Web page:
Labour split over plans for the Seanad

Plans to sweep away the Seanad have left Labour openly divided.

Despite Tánaiste Eamon Gilmore insisting that all Labour Oireachtas members would be expected to back moves to abolish the upper house, some senators immediately broke ranks and the party’s chief whip in the Dáil said he would vote against abolition on the day.

Taoiseach Enda Kenny promised a raft of Dáil reforms if the Seanad was abolished in a national poll slated for early October.

Getting rid of the Seanad would require 40 amendments to the Constitution and opponents of the move have branded it a “smash and grab” bid for power.

Labour Dáil chief whip Emmet Stagg said TDs would be expected to back Government policy in Oireachtas divisions, but he would vote against abolition in the actual referendum.

“The idea of a single chamber system is very dangerous,” he said.

Mr Stagg refused to be drawn on whether he would campaign against abolition — despite Mr Gilmore’s clear ban on such a move.

“I am anxious to hear that from him. We’ll cross that bridge when we come to it,” he said.

Labour senator Jimmy Harte pledged to rebel against the Tánaiste over abolition and said: “The party will be having a campaign to abolish the Senate, but I think most senators and TDs in the Labour Party... won’t be voting to abolish it, including myself.”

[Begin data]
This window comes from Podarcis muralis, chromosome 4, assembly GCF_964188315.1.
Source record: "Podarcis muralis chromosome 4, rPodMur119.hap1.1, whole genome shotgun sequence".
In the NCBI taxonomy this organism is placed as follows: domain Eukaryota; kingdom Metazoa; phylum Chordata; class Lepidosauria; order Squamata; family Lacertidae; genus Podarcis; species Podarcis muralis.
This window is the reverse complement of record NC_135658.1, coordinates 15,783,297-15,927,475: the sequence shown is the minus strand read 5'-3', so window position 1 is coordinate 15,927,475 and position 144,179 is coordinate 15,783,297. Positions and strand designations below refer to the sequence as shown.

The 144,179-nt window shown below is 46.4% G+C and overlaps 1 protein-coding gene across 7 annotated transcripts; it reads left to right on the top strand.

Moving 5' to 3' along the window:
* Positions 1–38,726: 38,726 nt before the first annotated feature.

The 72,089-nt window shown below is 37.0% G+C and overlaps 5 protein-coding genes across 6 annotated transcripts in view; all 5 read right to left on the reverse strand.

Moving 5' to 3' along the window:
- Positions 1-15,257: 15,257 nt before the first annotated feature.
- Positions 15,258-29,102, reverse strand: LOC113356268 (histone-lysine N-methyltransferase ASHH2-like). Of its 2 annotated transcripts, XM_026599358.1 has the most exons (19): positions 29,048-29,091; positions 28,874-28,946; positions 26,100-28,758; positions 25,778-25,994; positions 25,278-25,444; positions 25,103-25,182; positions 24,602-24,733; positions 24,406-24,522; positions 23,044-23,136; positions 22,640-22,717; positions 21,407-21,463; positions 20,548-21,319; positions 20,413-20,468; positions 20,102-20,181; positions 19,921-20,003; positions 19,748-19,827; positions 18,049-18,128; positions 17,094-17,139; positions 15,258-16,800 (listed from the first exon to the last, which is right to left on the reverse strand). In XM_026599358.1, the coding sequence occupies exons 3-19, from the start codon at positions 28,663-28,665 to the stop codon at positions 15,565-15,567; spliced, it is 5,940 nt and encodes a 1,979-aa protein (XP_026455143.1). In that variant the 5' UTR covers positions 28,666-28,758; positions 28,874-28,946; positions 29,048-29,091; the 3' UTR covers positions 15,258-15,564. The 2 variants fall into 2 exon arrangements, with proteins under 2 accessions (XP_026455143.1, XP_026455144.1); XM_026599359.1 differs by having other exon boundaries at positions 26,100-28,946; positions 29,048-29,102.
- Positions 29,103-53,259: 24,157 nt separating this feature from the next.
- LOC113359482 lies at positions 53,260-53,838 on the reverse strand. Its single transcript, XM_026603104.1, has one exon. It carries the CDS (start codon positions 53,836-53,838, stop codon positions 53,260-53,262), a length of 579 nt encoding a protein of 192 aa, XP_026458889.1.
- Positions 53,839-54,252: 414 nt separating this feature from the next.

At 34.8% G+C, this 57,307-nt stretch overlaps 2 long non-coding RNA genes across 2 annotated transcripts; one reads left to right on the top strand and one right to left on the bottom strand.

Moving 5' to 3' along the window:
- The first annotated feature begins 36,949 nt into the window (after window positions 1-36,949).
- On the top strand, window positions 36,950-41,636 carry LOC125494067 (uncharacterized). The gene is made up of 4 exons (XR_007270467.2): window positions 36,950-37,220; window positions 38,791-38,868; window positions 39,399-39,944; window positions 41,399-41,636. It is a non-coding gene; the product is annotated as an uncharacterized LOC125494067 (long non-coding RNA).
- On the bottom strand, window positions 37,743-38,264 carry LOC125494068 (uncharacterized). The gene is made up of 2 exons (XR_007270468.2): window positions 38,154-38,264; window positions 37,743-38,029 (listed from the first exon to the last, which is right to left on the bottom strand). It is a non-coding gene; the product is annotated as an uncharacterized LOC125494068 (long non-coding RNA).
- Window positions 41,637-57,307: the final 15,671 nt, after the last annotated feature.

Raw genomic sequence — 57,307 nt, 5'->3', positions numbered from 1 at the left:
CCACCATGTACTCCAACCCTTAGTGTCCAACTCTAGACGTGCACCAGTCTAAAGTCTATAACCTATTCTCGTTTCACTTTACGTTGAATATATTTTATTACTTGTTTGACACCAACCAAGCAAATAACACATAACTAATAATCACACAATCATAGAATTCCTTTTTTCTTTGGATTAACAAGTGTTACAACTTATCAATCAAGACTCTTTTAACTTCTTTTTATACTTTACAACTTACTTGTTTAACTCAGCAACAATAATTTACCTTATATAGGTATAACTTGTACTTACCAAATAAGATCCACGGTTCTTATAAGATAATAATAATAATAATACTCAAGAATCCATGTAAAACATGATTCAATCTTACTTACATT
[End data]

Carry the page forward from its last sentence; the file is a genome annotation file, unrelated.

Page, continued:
Former Tánaiste and Progressive Democrat leader Michael McDowell expressed alarm at the plans.

“This is a smash and grab raid by the Government to give to themselves complete power over the legislative process. There will be no checks and balances left after this,” he said, calling for a reformed second chamber.

The Taoiseach claimed Ireland had too many elected representatives for its size and other countries such as Norway and New Zealand operated with just one house of parliament.

“The Seanad did nothing to challenge the unattainable policies of the Celtic Tiger. Its elitist composition is, in my view, completely incompatible with a democratic modern Ireland. It has ceased to be relevant.”

However, Mr Kenny, who said abolition could save taxpayers €20m a year, fudged the issue of whether proposed Dáil reforms would go ahead if voters decided to retain the Seanad.

Such reforms would see Dáil 14 committees given greater opportunity to scrutinise legislation — but only proposed laws deemed “non-emergency” by the executive. Committee chairs would also be selected “on a proportional and equitable” basis. The threshold needed for impeachment if the Seanad was abolished would be raised to 66% for moves against judges, and 80% against a president.

The Seanad would be abolished the night before the next Dáil meets after the general election, if the people vote to get rid of it.

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